Today, Ann Wilkey is a systems engineer with more than 25 years of experience in creating engineering designs and applications, while managing projects worth nearly a billion dollars. She’s also the Department of Systems and Industrial Engineering’s 2020 Alumna of the Year.
But 40 years ago, she was a Yuma, AZ native preparing to follow in her four siblings’ footsteps by attending the University of Arizona. While she applied to several schools during her senior year of high school, she always knew she’d choose to be a Wildcat. When it came time to pick a major, Wilkey, who’d always enjoyed math, looked through her options and counted up which majors required the most math units. Systems engineering and engineering mathematics were tied for first place.
“So, I read the three-sentence description of these two majors and selected systems engineering,” she said. “And to think, some people don’t believe in luck or divine providence.”
Wilkey thrived in the SIE program, taking classes in statics, dynamics, thermodynamics, electrical engineering, and applied mathematics. She also received the Wilson Foundation Scholarship, which was critical in helping her continue her studies, and which she would never forget.
“With 100% conviction and certainty, my education at the University of Arizona prepared me for my career,” she said. “I have always felt indebted to the outstanding professors and influencers I met there -- people like Dr. Schultz, Dr. Wymore, Dr. Dudley, Dr. Call and Dr. Lomen.”
After graduation, she took a summer job at General Dynamics, planning to return for graduate school in the fall. But work was going so well that she decided to stay on board.
“Every Monday morning at work, the phone would ring, and it was the legendary SIE professor, Dr. Don Schultz. After I would answer the phone in a very business-like manner, he would say, ‘When are you coming back?’ After a year or so, I returned to Tucson for graduate school. Thank goodness for Dr. Schultz!”
Wilkey’s master’s degree, which specialized in robotics and automation, left her even better equipped for a career in engineering. She went on to work for companies including Sandia National Laboratories, Lockheed Martin and Asyst Technologies, excelling in both engineering and management positions. She’s worked with 300mm semiconductor wafers and with larger-than-life, 30-meter robots. She’s volunteered as an instructor in elementary and middle schools, and she’s managed teams of over 100 people. In addition, she’s played an instrumental role in starting three businesses and patents.
She also maintained close ties to the University of Arizona, returning to work as director of engineering research and a senior systems engineering researcher for several years. From 2016 to 2017, she also served as the associate director of the interdisciplinary Transportation Research Institute.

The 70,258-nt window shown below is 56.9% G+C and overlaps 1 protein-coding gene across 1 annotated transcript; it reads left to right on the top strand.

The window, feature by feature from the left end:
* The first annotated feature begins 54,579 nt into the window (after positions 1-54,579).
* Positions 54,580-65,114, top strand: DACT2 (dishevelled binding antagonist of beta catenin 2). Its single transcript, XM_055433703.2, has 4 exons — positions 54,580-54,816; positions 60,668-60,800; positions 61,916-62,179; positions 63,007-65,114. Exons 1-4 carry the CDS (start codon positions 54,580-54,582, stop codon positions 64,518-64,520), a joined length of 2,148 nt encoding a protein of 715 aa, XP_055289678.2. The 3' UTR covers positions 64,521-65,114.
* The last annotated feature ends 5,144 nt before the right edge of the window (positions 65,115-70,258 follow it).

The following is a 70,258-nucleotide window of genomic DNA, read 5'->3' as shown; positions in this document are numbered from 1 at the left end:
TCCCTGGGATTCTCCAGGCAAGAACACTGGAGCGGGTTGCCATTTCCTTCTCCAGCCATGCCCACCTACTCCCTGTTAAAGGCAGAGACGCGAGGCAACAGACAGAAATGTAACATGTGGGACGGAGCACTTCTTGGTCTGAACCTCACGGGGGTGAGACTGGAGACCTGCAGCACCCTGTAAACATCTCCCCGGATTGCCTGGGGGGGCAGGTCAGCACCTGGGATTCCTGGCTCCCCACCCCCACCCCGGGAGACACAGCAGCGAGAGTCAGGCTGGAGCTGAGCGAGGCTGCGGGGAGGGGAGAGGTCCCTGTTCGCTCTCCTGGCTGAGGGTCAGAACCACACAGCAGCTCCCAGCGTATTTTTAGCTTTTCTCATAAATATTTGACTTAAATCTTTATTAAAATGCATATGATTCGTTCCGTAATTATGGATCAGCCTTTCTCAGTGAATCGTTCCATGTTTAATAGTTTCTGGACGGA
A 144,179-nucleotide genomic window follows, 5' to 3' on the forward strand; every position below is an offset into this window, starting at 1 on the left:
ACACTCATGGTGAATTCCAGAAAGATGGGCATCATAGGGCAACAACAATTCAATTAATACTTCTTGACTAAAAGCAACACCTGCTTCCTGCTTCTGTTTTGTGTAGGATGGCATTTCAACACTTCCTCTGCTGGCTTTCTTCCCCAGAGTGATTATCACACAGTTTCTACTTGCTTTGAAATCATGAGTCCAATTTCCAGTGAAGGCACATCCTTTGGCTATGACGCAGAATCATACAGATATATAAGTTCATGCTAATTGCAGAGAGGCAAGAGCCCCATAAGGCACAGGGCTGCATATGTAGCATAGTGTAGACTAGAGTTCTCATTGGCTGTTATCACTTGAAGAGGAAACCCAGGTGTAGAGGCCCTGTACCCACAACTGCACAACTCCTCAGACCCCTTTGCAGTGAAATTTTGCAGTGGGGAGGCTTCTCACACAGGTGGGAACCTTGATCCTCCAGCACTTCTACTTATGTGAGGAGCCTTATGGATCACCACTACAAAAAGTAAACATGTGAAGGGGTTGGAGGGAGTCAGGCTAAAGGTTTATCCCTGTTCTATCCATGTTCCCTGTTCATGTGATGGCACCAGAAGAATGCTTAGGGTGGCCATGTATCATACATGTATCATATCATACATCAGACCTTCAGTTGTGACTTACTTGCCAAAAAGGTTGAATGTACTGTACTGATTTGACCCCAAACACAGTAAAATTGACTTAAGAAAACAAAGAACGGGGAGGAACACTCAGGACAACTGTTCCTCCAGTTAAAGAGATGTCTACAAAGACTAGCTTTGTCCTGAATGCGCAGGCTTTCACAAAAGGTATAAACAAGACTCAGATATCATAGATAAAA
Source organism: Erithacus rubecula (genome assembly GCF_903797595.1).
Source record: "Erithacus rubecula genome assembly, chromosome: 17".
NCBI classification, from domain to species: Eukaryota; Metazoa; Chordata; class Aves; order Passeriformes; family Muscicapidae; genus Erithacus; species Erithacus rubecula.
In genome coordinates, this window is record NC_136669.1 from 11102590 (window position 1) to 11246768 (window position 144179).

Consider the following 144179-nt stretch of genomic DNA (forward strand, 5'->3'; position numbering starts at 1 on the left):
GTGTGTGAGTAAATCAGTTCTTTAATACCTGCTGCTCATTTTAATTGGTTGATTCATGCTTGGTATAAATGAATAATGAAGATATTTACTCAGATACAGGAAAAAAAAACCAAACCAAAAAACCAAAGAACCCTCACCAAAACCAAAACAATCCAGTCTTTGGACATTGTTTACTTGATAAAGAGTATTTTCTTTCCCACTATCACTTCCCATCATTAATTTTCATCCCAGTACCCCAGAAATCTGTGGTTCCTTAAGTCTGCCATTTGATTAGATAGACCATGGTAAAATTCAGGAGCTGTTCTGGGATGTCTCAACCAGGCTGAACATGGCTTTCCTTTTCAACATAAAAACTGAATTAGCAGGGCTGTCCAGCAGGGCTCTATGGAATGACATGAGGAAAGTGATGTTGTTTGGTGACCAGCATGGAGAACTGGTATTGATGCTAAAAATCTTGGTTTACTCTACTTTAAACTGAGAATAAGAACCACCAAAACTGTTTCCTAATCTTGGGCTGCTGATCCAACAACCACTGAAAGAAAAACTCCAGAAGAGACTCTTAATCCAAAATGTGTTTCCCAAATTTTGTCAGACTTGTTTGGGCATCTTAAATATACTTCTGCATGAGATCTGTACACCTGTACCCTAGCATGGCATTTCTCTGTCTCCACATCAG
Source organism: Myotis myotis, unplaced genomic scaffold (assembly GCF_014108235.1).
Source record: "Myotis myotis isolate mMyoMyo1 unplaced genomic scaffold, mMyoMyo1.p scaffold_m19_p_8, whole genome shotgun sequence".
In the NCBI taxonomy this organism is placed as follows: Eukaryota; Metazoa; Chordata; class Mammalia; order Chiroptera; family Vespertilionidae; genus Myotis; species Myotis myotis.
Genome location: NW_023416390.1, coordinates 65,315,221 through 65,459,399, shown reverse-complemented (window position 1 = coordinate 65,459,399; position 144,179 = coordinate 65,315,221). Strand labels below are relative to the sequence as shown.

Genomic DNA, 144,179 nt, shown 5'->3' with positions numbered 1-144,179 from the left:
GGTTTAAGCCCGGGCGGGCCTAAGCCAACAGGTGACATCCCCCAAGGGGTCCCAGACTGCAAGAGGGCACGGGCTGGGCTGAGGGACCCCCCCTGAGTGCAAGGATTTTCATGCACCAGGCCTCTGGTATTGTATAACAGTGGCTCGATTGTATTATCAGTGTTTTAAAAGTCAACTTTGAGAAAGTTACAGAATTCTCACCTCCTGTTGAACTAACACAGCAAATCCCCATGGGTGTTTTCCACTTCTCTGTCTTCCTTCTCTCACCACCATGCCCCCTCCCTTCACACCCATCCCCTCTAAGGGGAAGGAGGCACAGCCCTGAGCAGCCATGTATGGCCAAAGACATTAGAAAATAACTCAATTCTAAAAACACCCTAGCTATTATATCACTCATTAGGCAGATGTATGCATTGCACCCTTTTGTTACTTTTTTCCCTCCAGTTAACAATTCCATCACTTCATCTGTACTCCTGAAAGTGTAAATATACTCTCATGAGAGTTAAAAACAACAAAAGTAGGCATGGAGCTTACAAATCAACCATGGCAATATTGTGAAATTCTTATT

“’Adventure’ is probably the best way I would describe my career,” she said. “I worked underground in Nevada, I worked on the F117A Stealth Fighter, and I worked on the USS Midway. I have collected stories to last a lifetime.”
Giving Back to Alma Mater
In addition to her positions as a researcher and director at the University of Arizona, Wilkey has served on the College of Engineering’s advisory board and contributed to the da Vinci Circle. She has also been a member of the SIE Industry Advisory Council and the university’s alumni council.
When she received her first scholarship in 1980, Wilkey vowed to pay it forward by providing a future student with a scholarship. She’s gone above and beyond in keeping her word, donating to the department as soon as she graduated, beginning to provide scholarships for engineering students in 2004 and establishing an endowment in honor of her mother in 2009.
“I started fulfilling that promise with my first donation in 1985 and intend to continue my support throughout my life,” she said. “Wherever I’ve gone in my career, I’ve always taken the University of Arizona SIE experience with me.”
Wilkey accepted her award at the 2020 SIE convocation, held virtually due to the COVID-19 pandemic. The award was first established in 2016 and given to Herb Burton. The other recipients are Cindy Klingberg (2017), Ted Landis (2018) and Marla Peterson (2019).
“Ann serves as an inspiration for the SIE students of today and tomorrow,” said SIE Department Head Young-Jun Son. “Not only has she been incredibly generous in her support of the college and the department, but she is also leading a successful and versatile career that exemplifies what a person can do with an SIE degree.”